On September 22, the Greek Supreme Administrative Court, also known as the Council of State, approved the deportation of two Syrian refugees on the premise that Turkey is a safe country. The refugees, aged 22 and 29, will be forced to return to Turkey. “This decision is irrevocable, and, effectively, legally facilitates the return of refugees,” a Greek Immigration Ministry official told The Associated Press.
This case follows the Readmission Agreement signed by the European Union and Turkey in 2016. According to this agreement, “all new irregular migrants crossing from Turkey to the Greek islands as of March 20, 2016 will be returned to Turkey.” In other words, people who do not have a right to international protection will be immediately returned to Turkey.
“Today – for the first time since the implementation of the EU-Turkey deal – Greece, acting on behalf of the entire EU, took a conscious decision which will result in two refugees being sent to a country which is already struggling to meet the basic needs of almost three million other refugees” said John Dalhuisen, Amnesty International’s Europe Director.
According to the Greek Supreme Administrative Court, Turkey is safe for them. But is it? Some believe Syrian refugees might be sent back to Syria by Turkish authorities. Amnesty International released a report expressing its concern about unlawful deportations from Turkey to Syria.
One of the two refugees, Noori, told Amnesty International that “during his first two attempts to enter Turkey, he was apprehended and beaten by Turkish gendarmerie, before being sent back to Syria.” On his third attempt, he said his group was “attacked by an armed group and 11 of his companions were killed.” He stayed in Turkey for only a month and a half, but was attacked and robbed twice by smugglers and thieves.
Did the Greek Court Decision Set a Precedent for Deportations?
Is this going to create a precedent for more deportations? Paolo Biondi, an independent consultant on migration and refugee policy, believes it won’t.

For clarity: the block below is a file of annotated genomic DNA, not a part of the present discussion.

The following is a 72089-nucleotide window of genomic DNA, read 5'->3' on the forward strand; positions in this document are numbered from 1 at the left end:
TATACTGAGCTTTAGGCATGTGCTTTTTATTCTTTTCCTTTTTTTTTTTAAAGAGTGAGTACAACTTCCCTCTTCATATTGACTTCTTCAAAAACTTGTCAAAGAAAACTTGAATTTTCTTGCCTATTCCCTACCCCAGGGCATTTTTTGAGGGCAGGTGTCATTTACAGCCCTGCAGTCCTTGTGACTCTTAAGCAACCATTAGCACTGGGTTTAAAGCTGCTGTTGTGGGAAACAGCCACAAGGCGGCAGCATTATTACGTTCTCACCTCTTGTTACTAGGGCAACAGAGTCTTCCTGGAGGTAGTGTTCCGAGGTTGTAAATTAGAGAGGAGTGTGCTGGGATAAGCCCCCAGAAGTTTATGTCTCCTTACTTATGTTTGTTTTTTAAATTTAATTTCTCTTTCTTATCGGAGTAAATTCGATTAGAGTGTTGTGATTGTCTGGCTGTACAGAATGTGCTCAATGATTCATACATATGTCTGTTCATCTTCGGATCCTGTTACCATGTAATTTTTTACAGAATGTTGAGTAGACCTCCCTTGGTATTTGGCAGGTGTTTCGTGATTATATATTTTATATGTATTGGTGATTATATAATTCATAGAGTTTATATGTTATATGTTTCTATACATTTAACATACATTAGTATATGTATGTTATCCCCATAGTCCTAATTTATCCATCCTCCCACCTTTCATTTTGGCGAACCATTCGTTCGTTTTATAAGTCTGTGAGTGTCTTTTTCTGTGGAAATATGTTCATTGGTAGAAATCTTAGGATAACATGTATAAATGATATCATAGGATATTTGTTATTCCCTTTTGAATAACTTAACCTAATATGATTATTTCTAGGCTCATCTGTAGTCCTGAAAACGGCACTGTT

Biondi claims the Council of State’s decision was politically charged as the court acts on behalf of the entire EU. So “the Council of State may have been subjected to substantial pressure to somehow endorse the EU/Turkey deal.” He also underlined that the court decided not to refer the case to the EU Court of Justice only by a narrow vote of 13 to 12, despite a clear legal obligation to do so.
Another important point is raised by Biondi in a more detailed article:
“It cannot be forgotten that an applicant for asylum in the EU may have a ‘good cause’ for requesting to be transferred to another Member State, rather than remaining stuck in Greece or Hungary or being returned to a safe-third-country such as Turkey. Among the good causes, there is the presence of family members in another Member State.”
This means that in this situation, which isn’t rare, a member state may have to send a request to another EU member state in order to bring together any family on humanitarian grounds. In other words, a national court won’t be able to use the Greek precedent to declare one’s inadmissibility and thus return that person to a third country. It will have to remain a decision made on a case by case basis.
Biondi finally refers to the unstable political atmosphere in the post-coup attempt Turkey. According to him, the state of emergency implemented after the coup attempt may engender a significant risk of chain deportations to Syria. Consequently, he believes that the Greek authorities won’t be able to simplify this practice without going against Article 4 of the EU Charter of Fundamental Rights. This article provides that “no one shall be subjected to torture or to inhuman or degrading treatment or punishment.”
Biondi is a strong supporter of the idea that Turkey is not a safe third country. He quotes a recent study conducted by the Vrije Universiteit Amsterdam that demonstrates Turkey’s asylum system leads to serious human rights violations.
Precedent or not, we must keep in mind that respect for human rights is a duty of the EU, and the law must be practical, not just theoretical.
This article is the result of a partnership with the website Bosphorus Migration.